2 Mezquita of Cordoba
The Mezquita (Spanish for “Mosque”) of Cordoba is a fascinating building famous for the forest of pillars and arches inside the main hall. The site was originally a Roman temple, then a Visigothic church, before the Umayyad Moors built the Mezquita. After the Spanish Reconquista a cathedral was built into the center of the large Moorish building.
1 Alhambra
Part fortress, part palace and part garden the Alhambra is situated on a plateau overlooking the city of Granada in southern Spain. The palace was constructed in the 14th century by the Nasrid sultans. The Alhambra is now one of Spain’s major tourist attractions and many visitors come to Granada just to see the Alhambra.

Spanish bank take-under reveals real estate mess

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Spanish bank investors have just had a painful reminder of the real estate mess that burdens the country’s banking system. Just a few months after Banca Civica listed on the stock market, Caixabank is buying the smaller lender – and its dud property loans – in an all-share deal priced at an 11 percent discount to market value. Caixabank will reap savings from cutting costs, including its own network. Without state support, though, the deal is still a risk.

Banca Civica was in a bind after the government recently tightened requirements for impaired property loans. It needed to do a deal. For Caixabank, already one of Spain’s biggest banks, the rationale is less straightforward. The combined entity will become Spain’s largest lender by assets, with leading positions in the wealthy regions of Catalonia and Navarra, and populous Andalusia.

On paper, the deal makes financial sense, giving Caixabank a good excuse to restructure its own bloated branch network. It says the combination will generate 540 million euros in annual synergies, mostly from cost savings, which have a net present value of 1.8 billion euros – nearly twice the 977 million euro price the deal puts on Banca Civica’s equity. Caixabank reckons its earnings per share will increase by more than 20 percent in 2014, excluding restructuring costs.

The deal won’t stretch Caixabank’s balance sheet too far, either. It is buying Banca Civica for a third of its 2.9 billion euro book value, and will write down the lender’s real estate assets by 3.4 billion euros. After taking into account various adjustments, including the conversion of preference shares, the hit to Caixabank’s capital will be 167 basis points. That shouldn’t impede it from reaching the 9 percent core capital ratio that European regulators require it to hit by the summer.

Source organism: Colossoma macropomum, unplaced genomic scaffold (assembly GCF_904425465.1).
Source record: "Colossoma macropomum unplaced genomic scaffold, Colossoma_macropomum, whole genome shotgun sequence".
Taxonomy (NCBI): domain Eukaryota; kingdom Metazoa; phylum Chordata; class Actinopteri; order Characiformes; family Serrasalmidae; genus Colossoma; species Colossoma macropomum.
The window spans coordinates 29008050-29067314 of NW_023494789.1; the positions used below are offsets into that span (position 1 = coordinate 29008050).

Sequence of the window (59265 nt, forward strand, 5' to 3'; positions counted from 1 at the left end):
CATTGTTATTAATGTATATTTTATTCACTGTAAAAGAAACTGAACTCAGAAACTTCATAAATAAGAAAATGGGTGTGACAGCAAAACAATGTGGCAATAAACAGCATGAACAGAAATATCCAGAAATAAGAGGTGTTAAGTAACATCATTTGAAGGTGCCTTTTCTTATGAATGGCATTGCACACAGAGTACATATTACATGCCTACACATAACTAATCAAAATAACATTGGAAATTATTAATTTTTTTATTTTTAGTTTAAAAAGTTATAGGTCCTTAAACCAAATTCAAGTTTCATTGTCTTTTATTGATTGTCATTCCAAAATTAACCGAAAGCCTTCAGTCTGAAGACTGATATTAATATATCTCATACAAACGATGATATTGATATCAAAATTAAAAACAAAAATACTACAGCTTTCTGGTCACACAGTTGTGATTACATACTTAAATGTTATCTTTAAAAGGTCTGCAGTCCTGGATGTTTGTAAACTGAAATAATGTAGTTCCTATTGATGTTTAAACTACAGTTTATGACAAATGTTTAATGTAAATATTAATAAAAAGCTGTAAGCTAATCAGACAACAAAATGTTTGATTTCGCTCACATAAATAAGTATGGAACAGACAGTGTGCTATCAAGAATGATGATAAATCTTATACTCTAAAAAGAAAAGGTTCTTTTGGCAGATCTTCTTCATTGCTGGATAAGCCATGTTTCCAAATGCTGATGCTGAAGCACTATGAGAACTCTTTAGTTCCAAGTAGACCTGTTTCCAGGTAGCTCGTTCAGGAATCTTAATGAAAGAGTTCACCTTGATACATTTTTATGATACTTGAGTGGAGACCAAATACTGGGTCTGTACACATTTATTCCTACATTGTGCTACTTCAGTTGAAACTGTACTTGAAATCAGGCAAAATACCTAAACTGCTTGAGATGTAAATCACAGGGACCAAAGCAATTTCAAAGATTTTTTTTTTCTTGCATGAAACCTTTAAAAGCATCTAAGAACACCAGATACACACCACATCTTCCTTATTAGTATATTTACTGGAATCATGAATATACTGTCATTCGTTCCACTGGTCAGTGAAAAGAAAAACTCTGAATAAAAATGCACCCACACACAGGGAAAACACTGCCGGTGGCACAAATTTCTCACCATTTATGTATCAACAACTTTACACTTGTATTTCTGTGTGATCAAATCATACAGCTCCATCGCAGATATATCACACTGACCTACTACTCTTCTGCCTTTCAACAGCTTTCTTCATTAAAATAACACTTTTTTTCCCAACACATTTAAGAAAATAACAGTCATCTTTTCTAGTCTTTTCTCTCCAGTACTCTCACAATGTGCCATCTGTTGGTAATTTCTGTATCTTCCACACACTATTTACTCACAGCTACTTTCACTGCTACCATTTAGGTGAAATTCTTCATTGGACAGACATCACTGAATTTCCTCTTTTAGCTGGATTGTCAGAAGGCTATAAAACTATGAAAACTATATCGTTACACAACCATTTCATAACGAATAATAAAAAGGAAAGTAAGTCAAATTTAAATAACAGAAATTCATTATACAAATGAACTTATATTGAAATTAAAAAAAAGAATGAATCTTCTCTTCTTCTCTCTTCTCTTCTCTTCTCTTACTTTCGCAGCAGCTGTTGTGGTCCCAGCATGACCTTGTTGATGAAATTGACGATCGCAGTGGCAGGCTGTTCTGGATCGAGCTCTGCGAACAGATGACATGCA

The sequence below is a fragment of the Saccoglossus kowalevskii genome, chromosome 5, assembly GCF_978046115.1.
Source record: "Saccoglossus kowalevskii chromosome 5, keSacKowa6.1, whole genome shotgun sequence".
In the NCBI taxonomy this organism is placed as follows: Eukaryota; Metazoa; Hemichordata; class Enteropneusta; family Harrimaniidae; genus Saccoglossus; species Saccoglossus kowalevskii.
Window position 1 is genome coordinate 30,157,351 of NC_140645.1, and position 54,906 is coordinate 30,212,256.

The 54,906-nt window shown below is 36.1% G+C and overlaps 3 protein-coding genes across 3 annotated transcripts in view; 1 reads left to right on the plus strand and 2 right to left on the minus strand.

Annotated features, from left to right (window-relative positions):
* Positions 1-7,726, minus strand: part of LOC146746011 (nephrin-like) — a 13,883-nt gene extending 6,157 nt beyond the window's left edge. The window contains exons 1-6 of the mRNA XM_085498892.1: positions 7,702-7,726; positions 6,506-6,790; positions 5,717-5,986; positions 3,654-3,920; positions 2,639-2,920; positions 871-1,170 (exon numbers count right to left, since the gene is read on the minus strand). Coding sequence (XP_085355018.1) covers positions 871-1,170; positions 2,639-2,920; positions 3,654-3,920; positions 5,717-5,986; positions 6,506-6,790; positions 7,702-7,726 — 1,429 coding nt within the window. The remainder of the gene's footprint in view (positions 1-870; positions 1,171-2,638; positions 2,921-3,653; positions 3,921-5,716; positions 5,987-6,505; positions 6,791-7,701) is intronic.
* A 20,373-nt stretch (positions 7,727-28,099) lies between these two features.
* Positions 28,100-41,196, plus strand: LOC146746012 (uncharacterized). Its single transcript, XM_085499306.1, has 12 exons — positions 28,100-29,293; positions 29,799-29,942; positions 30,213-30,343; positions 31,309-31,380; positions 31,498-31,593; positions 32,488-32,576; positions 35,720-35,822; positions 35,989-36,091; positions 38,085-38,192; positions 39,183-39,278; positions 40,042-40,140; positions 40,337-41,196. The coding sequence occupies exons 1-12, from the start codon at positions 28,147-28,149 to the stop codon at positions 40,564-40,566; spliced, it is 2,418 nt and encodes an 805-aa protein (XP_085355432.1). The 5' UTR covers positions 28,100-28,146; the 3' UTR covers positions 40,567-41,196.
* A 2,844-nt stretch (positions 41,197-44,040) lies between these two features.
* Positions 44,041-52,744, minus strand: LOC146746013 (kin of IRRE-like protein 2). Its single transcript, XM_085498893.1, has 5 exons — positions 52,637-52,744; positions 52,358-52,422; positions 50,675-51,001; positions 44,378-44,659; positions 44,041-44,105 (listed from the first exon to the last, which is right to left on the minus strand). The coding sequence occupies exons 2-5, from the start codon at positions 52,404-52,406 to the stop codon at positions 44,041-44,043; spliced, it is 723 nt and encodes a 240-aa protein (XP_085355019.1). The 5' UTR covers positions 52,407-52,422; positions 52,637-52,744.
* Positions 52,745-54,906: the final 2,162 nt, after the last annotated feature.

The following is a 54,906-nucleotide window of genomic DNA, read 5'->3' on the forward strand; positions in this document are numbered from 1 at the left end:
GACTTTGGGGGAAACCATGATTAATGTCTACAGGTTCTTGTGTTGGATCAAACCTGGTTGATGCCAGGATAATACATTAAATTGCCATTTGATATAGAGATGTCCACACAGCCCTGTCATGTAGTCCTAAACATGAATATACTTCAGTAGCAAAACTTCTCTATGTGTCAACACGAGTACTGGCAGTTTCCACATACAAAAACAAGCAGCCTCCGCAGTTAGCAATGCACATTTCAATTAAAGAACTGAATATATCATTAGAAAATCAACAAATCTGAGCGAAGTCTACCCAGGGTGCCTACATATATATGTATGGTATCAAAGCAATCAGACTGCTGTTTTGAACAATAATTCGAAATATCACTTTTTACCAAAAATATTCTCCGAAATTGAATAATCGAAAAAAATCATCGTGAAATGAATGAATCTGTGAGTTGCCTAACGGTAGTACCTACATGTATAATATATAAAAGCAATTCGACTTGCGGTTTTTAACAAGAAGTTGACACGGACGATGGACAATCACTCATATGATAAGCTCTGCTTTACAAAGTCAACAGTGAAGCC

Matacanes Canyon: torrents of fun

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Be able to enjoy its exuberance for many years to come. Its name comes from the porous rock formations, of calcareous origin, shaped like huge showers, called matacanes.

The fun in this canyon is found in the large number of waterfalls, slides and caves you will cross during your descent. You will walk among waterfalls, crystalline springs, caves, underground rivers and huge gorges. The tour includes a rappelling descent over at least two waterfalls, 88 and 59 feet high, respectively. There also are waterfalls between 13 feet and up to 39 feet high, although most of them are optional.  

Two favorite places are: first, a 16 feet jump in the dark, where the sandy bottom helps cushion the fall; and then a deep pit with walls approximately 26 and 45 feet high. The area surrounding the cliff facilitates the perfect appreciation of these jumps and the possibility to repeat them as often as you like. This is the meeting place for some groups who encourage and cheer on those who jump into the pit.

The aquatic tour can last between five and eight hours, depending on the number of people participating in it, the physical capability, the performance and the pace and rhythm of the group. Its landscapes, with clear water rivers, huge walls, the sound of waterfalls filling the atmosphere, and its winding trails full of vegetation, will be worth all the hours spent on the tour.

In order to get there, you will have to wear all the necessary equipment: a helmet, harness, carabiners, safety belts, ropes, life jacket, shorts, boots, a dry backpack or a watertight container for keeping food and dry clothes, and a headlamp for caves.  

The best season for visiting the Matacanes Canyon is between the months of March and August. To get there from Monterrey, you have to take the national highway (federal highway 85) southbound.

If you are looking for places to sleep, the closest hotels are found in Santiago, a magic town, or else in the Potrero Redondo cabins. To eat, look for a restaurant in the Santiago municipality, specializing in arrachera (grilled beef).